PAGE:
Using the blind contour drawing lesson from Kinderart.com as reference, we began by drawing some ordinary objects I’d brought from home (a shoe, a toy, a pitcher, a stuffed animal, etc.) The guidelines were:
- Draw very slowly like your pen is riding on a snail (not Turbo the snail)
- Don’t look at your paper, just follow the contour and lines of the object with your eyes while you draw, and
- Use one continuous line, without picking up your pen.
- Also, BONUS, it doesn’t have to look like what you’re drawing!
Well, there was class-wide uproar! Draw without looking! What?! You’d think I’d asked them to draw while standing on their heads.
Ok, so there was some apprehension and skepticism to overcome, but once we got going (it did take some time) I could see most of them were basically getting the hang of it. I told them that learning this technique would give them the ability to draw anything. When they rushed through and weren’t really seeing (or drawing) what they were looking at, I said I was trying to teach them to SEE what they were looking at. I love this quote from Andy Warhol that applies…
After drawings objects, we drew our own hands and then each other’s faces. This lightened the mood as they were laughed about how funny the faces turned out. Except for our 1st grader, who, after seeing the drawing I’d done of her face, said, “That’s awful!” LOL.
During our first 1-hour session, the kids really struggled not to look at their papers so for the 2nd session I brought paper plates (I recommend the smaller size paper plates) and we punched holes in the centers and slid their pens through so it covered their hand and paper while they drew. This helped some of them and annoyed the others.
In our second session, we started out doing blind contour drawings and then transitioned to contour drawings of the same objects, where they still spent a lot of time looking at the object instead of their paper, but looked down occasionally to gauge distance or to lift their pen and move to a new line, etc.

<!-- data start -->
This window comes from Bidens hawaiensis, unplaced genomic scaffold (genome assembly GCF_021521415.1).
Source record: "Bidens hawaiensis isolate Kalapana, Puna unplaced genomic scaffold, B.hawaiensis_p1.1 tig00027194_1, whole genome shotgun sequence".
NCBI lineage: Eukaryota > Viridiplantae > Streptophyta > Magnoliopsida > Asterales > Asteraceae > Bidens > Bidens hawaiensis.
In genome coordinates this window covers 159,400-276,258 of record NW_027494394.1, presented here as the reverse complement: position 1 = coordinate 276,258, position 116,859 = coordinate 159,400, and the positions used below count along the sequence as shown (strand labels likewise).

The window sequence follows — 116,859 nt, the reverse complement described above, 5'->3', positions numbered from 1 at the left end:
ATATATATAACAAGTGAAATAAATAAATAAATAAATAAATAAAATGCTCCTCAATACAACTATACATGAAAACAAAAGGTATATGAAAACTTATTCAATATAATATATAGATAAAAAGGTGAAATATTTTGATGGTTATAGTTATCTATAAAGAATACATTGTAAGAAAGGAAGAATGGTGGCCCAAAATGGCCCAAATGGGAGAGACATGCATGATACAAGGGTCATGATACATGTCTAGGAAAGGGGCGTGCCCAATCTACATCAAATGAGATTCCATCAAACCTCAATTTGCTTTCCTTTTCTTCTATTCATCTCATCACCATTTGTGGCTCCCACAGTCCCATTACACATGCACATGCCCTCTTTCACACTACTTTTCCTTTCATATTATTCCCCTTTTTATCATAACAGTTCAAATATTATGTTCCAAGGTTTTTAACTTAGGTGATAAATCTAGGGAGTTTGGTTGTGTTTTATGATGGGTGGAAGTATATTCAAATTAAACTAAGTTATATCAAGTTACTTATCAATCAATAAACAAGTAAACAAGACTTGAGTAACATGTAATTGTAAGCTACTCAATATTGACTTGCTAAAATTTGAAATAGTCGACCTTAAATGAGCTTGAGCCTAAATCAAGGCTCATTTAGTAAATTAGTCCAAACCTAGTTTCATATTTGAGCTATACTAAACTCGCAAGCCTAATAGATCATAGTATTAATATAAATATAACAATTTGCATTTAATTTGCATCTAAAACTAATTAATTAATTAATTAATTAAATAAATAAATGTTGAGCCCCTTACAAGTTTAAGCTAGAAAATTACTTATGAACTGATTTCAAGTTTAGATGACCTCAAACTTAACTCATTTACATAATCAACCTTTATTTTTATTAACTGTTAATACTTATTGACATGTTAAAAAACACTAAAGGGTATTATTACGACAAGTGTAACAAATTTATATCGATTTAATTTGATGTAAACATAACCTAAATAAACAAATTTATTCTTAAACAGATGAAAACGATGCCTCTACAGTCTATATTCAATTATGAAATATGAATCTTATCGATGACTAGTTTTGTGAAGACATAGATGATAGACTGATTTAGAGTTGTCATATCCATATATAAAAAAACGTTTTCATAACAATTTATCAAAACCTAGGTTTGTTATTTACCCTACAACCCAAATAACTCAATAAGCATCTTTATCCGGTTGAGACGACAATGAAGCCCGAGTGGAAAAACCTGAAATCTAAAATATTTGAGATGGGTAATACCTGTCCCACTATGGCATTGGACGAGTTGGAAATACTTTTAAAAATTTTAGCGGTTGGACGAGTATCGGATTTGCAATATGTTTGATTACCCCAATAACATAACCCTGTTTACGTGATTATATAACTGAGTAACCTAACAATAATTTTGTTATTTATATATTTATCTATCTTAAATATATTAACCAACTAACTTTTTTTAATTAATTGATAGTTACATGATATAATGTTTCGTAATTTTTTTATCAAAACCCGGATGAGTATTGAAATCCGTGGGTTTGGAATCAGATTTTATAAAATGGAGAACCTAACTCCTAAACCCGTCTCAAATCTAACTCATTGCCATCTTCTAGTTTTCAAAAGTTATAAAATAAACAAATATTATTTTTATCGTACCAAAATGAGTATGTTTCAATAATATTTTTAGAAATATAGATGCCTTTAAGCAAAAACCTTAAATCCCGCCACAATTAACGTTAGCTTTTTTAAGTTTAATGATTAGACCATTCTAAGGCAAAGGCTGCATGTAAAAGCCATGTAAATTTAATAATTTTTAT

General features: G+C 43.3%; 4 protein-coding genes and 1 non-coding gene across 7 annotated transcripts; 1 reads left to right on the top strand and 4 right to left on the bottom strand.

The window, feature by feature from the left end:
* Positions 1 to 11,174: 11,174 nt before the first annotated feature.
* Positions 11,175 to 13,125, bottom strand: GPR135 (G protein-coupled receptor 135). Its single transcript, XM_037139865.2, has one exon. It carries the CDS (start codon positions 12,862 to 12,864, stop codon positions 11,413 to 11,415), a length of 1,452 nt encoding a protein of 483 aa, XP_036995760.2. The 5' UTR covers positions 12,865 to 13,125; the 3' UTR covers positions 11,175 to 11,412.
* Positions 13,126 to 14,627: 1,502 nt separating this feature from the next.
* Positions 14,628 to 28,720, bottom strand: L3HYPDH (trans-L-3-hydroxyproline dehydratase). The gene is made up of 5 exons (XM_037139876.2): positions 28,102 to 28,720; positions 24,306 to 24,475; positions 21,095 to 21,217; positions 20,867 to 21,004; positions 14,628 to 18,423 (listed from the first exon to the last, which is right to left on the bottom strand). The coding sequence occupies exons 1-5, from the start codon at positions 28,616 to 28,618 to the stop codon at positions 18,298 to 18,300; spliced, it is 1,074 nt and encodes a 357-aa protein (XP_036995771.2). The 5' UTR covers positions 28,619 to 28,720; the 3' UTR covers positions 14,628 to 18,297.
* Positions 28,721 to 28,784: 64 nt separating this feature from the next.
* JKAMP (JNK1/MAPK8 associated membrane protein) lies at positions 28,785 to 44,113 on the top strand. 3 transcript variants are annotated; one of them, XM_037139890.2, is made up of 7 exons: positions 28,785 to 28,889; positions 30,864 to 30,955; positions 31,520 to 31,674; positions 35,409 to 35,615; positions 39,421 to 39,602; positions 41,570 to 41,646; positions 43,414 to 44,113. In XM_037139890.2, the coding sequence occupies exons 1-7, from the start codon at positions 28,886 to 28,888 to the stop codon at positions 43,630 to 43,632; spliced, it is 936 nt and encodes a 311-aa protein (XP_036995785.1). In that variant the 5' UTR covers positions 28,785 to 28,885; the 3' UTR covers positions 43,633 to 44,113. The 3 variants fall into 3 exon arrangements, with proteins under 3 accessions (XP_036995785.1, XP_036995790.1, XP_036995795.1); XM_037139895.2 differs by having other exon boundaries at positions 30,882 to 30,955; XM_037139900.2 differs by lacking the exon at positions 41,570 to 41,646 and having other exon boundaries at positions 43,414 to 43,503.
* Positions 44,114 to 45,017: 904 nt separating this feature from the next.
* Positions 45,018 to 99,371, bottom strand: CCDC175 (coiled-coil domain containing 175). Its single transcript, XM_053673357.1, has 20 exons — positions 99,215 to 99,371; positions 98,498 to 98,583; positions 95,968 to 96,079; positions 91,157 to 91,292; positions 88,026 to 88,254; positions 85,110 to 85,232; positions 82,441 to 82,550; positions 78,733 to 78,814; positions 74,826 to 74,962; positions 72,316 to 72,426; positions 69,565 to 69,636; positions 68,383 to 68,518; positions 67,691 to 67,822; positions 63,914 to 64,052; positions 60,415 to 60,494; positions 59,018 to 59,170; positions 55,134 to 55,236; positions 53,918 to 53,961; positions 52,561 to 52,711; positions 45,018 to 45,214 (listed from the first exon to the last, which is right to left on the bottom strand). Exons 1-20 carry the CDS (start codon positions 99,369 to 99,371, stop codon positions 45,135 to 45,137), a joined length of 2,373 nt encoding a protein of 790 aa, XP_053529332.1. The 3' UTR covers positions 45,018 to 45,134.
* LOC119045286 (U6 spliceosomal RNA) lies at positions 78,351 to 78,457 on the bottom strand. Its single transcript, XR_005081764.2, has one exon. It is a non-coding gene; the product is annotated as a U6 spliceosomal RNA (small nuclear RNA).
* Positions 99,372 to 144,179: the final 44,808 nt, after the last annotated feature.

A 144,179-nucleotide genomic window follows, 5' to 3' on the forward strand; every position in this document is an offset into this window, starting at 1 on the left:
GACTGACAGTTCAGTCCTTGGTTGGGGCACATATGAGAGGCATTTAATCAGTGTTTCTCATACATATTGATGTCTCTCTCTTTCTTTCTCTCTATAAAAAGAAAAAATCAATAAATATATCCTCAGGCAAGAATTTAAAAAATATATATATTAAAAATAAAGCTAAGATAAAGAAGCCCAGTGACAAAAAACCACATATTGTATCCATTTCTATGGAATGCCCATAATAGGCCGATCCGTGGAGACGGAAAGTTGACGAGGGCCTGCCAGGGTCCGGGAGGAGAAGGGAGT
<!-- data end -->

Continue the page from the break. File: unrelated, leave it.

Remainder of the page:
Here are some from our 2nd session and you can see the transition from blind contour to contour…
I spent 2 1-hour sessions on this project. Our preschooler drew whatever he wanted, which of course was fine, and completely expected. Our 1st grader really struggled but she tried really hard and mostly looked at her paper. As you can probably tell from her comment above, she didn’t like having her drawings not look remotely like the object. Our 3rd grader, once he got the hang of it, was the most comfortable and was very focused! (This is the one who would rather be playing basketball). Our 5th graders varied from refusal-to-try to rushing-rushing-rushing, to having-fun-with-it… It’s just a technique, and if it helps them great; if not, fine. There are other techniques and we’ll cover those too….
Since these sessions seem to have traumatized most of the kids to some degree, we’ll be doing something fun next week, a belated Chinese New Year art party!…
Here are some other lesson plans I found on blind contour drawing:
http://www.goshen.edu/art/ed/draw.html (This is a long wordy post but has some great info)
http://www.artejournal.com/2013/02/lesson-blind-contourcontour-drawing-for.html#.Uuh4ZN0QHfU (Very detailed, shows a picture of how the paper plate barrier works and includes a lesson on contour drawing as well)
And some videos on YouTube on blind contour drawing and contour drawing that might be helpful. (There are a lot of others but I actually watched these.)